Holter and echocardiography

Holter and echocardiography:

Dynamic Electrocardiogram (ECG) is a method that can continuously record and analyze the changes in a person’s heart electrocardiogram under both active and quiet states. This technology was first applied for monitoring cardiac electrical activity by Holter in 1947, hence it is also known as the Holter monitor. Nowadays, it has become one of the important non-invasive diagnostic tools in the field of clinical cardiology.

Holter and echocardiography
Holter and echocardiography

Compared with conventional ECG, dynamic ECG can continuously record about 100,000 heart electrical signals within 24 hours, thereby improving the detection rate of non-persistent arrhythmias, especially temporary arrhythmias and myocardial ischemia attacks. Therefore, dynamic ECG has significantly expanded its clinical application scope. In the diagnosis of coronary heart disease, dynamic ECG plays an important role in the following three aspects.

  • Coronary artery hypoperfusion: Dynamic electrocardiogram has a high value in diagnosing coronary artery hypoperfusion, especially for detecting transient myocardial ischemia attacks, which can increase the detection rate.
  • Myocardial infarction: In diagnosing myocardial infarction, dynamic electrocardiogram can first make an accurate diagnosis based on the typical electrocardiogram characteristics of myocardial infarction. Additionally, it can record the evolution of the electrocardiogram and understand the progression of the disease. Dynamic electrocardiogram can also detect painless myocardial ischemia after infarction.
  • Observing complex arrhythmias: Dynamic electrocardiogram is particularly useful for detecting complex arrhythmias, especially those that are life-threatening. By analyzing the types, frequencies, and relationships of arrhythmias with activities and sleep, it can help identify high-risk patients and determine further examinations and treatments. Typically, patients with ventricular premature beats (palpitations) of less than 1 episode per hour have a mortality rate of only about 5% within two years. However, patients with ventricular premature beats of ≥10 episodes per hour have a mortality rate of over 20%, and the mortality rate is even higher for those with paired ventricular premature beats or short episodes of ventricular tachycardia.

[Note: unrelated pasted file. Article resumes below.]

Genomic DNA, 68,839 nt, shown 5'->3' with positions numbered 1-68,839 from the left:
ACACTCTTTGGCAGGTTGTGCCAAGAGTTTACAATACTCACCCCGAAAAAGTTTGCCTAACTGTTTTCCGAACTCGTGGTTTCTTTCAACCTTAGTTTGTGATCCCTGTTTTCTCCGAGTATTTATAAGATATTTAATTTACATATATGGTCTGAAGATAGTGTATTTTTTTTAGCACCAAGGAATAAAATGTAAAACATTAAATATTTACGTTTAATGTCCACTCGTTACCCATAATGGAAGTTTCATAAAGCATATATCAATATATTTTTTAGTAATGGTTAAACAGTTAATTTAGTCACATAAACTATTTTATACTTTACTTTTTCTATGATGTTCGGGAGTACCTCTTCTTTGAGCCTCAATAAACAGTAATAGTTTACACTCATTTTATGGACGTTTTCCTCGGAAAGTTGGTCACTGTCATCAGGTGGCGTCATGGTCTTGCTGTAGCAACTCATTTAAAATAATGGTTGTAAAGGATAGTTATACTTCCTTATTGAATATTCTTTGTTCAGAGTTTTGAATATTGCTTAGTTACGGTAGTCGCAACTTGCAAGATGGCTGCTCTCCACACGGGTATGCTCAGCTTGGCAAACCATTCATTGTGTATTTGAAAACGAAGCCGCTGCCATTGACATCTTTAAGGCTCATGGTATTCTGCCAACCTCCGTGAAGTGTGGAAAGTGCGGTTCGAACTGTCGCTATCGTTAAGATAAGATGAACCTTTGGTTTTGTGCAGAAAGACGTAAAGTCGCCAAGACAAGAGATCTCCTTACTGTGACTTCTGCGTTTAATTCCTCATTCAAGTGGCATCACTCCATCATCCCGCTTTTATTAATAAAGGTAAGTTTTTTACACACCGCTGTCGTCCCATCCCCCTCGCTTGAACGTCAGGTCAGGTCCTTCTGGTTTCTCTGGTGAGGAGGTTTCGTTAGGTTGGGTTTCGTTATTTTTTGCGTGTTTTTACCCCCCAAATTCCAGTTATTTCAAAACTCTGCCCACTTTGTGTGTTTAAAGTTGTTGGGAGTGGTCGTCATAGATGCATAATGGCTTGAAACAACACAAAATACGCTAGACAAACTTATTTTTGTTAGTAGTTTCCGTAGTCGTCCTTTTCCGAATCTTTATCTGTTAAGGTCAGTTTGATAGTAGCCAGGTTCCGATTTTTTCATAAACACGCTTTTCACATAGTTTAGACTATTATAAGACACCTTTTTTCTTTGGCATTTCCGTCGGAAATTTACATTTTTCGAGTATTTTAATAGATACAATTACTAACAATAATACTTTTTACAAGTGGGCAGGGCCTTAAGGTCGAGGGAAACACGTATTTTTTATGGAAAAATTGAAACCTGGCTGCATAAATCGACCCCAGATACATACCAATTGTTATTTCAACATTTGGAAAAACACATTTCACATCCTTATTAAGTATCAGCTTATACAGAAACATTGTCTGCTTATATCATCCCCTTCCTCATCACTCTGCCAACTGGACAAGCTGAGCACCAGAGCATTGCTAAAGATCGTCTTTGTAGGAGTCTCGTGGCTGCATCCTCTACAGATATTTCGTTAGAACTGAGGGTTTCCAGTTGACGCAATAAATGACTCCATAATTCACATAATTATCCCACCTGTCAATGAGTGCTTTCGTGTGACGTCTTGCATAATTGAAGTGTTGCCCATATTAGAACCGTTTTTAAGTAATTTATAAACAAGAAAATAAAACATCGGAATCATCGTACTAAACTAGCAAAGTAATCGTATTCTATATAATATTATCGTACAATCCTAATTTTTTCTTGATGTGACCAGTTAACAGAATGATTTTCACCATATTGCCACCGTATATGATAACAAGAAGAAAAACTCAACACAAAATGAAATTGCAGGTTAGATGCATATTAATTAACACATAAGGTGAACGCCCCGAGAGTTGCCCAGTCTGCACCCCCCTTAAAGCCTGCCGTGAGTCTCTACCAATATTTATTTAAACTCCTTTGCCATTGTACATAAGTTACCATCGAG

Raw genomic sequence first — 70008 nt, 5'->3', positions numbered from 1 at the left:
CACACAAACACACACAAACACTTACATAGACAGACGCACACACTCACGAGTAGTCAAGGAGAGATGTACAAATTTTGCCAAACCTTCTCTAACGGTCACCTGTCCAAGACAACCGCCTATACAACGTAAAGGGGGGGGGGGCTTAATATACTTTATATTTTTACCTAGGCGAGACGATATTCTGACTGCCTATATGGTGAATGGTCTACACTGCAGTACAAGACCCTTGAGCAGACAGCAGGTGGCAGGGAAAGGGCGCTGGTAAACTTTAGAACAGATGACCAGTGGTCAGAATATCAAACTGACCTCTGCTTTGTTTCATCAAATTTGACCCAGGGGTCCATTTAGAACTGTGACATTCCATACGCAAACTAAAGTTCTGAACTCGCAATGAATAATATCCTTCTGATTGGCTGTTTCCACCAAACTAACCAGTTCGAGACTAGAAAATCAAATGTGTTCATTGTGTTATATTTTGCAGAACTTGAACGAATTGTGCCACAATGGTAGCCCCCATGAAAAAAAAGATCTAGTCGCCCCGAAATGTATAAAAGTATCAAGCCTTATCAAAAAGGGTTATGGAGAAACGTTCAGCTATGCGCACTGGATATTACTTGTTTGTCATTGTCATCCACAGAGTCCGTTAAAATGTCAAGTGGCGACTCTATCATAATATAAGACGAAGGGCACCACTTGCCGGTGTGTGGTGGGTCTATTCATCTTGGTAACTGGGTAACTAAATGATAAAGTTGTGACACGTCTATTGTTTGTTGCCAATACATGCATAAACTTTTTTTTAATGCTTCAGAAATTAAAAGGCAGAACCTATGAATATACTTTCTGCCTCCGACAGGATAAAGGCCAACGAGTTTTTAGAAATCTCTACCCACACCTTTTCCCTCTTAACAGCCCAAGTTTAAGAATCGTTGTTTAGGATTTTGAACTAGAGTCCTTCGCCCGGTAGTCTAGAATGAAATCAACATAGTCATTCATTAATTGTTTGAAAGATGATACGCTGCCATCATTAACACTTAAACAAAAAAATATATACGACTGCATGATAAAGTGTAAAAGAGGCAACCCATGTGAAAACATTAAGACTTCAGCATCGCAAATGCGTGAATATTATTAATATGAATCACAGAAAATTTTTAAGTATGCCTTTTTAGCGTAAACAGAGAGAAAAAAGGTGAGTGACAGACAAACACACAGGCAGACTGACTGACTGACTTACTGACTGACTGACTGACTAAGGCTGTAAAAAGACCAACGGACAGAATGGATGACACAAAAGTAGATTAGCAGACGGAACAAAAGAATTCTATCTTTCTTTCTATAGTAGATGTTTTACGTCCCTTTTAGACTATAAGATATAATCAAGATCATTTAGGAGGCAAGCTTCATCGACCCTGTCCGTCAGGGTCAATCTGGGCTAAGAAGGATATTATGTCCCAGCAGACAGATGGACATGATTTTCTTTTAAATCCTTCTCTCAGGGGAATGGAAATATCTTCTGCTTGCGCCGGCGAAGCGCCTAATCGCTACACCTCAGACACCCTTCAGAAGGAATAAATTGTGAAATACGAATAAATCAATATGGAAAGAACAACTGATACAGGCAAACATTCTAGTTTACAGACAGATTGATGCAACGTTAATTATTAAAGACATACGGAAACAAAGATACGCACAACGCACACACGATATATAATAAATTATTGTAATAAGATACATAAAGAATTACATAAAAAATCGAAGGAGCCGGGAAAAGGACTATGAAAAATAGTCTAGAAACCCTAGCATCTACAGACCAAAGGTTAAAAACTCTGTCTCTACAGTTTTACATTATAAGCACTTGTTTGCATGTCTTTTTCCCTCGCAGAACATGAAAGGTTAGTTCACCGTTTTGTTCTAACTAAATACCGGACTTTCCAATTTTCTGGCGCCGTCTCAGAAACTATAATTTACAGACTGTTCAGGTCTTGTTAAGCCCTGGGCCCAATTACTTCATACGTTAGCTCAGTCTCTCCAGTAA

What is an echocardiogram?

An echocardiogram is a medical examination method that uses ultrasound technology to observe and evaluate the structure, function, and blood flow dynamics of the heart. By contacting the skin with an ultrasound probe, the emitted ultrasound waves propagate within the human body and reflect at the interface of different density tissues. The reflected sound wave information is received by the probe, amplified, and displayed on the screen.

The main contents of an echocardiogram examination include:

  1. Observation of heart structure: Displaying the size, shape, position, and structural abnormalities of various parts of the heart, such as hypertrophy, tumors, and stenosis.
  2. Assessment of heart function: Evaluating the systolic and diastolic function of the heart, such as cardiac output and myocardial contractility.
  3. Analysis of blood flow dynamics: Observing the blood flow velocity, direction, and abnormal blood flow in various parts of the heart, such as stenosis and regurgitation.

Common echocardiogram examination methods include:

  1. M-mode ultrasound: Displaying the longitudinal section of the heart, observing the dynamic changes of heart structure.
  2. Two-dimensional ultrasound: Displaying the cross-section of the heart, providing detailed information about heart structure.
  3. Pulsed Doppler ultrasound: Measuring the blood flow velocity and direction at a specific point in the heart.
  4. Color Doppler ultrasound: Real-time display of blood flow dynamics in various parts of the heart, making it easy to observe blood flow velocity, direction, and abnormal blood flow.

Echocardiography plays an important role in the diagnosis and evaluation of cardiovascular diseases such as coronary heart disease, myocardial disease, heart valve disease, and congenital heart disease. At the same time, it has the advantages of non-invasiveness, safety, and real-time dynamics, making it an important means of cardiovascular disease screening and follow-up.

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